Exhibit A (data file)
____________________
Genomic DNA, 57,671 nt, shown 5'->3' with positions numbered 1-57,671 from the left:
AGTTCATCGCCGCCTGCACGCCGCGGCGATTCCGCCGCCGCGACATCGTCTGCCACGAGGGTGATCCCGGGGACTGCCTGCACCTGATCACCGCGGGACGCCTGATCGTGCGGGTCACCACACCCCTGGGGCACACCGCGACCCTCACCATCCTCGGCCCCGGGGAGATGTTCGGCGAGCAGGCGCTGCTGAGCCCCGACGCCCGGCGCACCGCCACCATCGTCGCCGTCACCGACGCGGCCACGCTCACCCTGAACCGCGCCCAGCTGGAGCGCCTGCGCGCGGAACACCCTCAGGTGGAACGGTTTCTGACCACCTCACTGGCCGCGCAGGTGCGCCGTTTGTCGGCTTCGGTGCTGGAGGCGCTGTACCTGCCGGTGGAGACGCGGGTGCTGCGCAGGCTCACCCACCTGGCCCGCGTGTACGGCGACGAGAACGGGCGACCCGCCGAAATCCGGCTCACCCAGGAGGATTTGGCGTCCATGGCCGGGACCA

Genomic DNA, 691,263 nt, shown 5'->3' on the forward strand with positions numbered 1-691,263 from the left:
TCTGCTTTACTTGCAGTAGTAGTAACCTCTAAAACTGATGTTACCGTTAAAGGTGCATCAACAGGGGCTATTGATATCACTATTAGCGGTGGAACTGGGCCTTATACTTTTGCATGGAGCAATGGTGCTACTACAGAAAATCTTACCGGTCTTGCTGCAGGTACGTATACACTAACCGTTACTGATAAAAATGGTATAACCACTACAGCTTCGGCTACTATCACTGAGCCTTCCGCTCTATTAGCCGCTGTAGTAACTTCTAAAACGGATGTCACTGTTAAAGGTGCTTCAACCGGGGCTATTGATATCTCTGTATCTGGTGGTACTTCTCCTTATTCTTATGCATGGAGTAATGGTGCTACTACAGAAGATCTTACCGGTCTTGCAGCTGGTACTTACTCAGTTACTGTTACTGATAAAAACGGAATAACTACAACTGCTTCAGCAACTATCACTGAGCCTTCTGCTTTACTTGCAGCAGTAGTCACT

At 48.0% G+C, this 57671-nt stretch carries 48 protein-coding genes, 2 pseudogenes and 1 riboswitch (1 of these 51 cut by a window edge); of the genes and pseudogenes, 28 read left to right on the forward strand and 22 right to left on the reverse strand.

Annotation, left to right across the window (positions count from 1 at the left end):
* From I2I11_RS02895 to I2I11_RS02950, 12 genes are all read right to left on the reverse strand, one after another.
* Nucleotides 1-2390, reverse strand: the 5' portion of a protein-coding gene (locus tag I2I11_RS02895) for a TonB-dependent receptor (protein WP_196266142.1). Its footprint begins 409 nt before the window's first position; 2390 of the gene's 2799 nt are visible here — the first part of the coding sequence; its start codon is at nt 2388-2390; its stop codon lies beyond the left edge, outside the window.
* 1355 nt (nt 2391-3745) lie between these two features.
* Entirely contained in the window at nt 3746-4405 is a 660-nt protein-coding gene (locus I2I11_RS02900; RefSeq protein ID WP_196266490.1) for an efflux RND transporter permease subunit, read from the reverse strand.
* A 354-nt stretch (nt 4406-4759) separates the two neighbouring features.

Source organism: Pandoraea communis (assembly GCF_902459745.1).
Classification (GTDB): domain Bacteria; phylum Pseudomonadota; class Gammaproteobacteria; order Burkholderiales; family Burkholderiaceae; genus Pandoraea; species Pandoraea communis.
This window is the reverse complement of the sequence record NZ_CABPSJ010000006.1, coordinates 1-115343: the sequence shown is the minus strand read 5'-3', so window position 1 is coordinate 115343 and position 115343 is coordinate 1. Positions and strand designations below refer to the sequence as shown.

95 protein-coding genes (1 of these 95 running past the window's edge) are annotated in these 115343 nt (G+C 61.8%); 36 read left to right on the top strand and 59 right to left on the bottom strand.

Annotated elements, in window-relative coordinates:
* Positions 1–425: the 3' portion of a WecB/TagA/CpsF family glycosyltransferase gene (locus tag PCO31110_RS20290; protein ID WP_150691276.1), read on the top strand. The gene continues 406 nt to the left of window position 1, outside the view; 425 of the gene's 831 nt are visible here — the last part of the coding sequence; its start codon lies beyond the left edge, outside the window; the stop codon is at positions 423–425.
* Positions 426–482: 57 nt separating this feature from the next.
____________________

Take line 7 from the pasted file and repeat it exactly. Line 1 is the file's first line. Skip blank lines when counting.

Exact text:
* From I2I11_RS02895 to I2I11_RS02950, 12 genes are all read right to left on the reverse strand, one after another.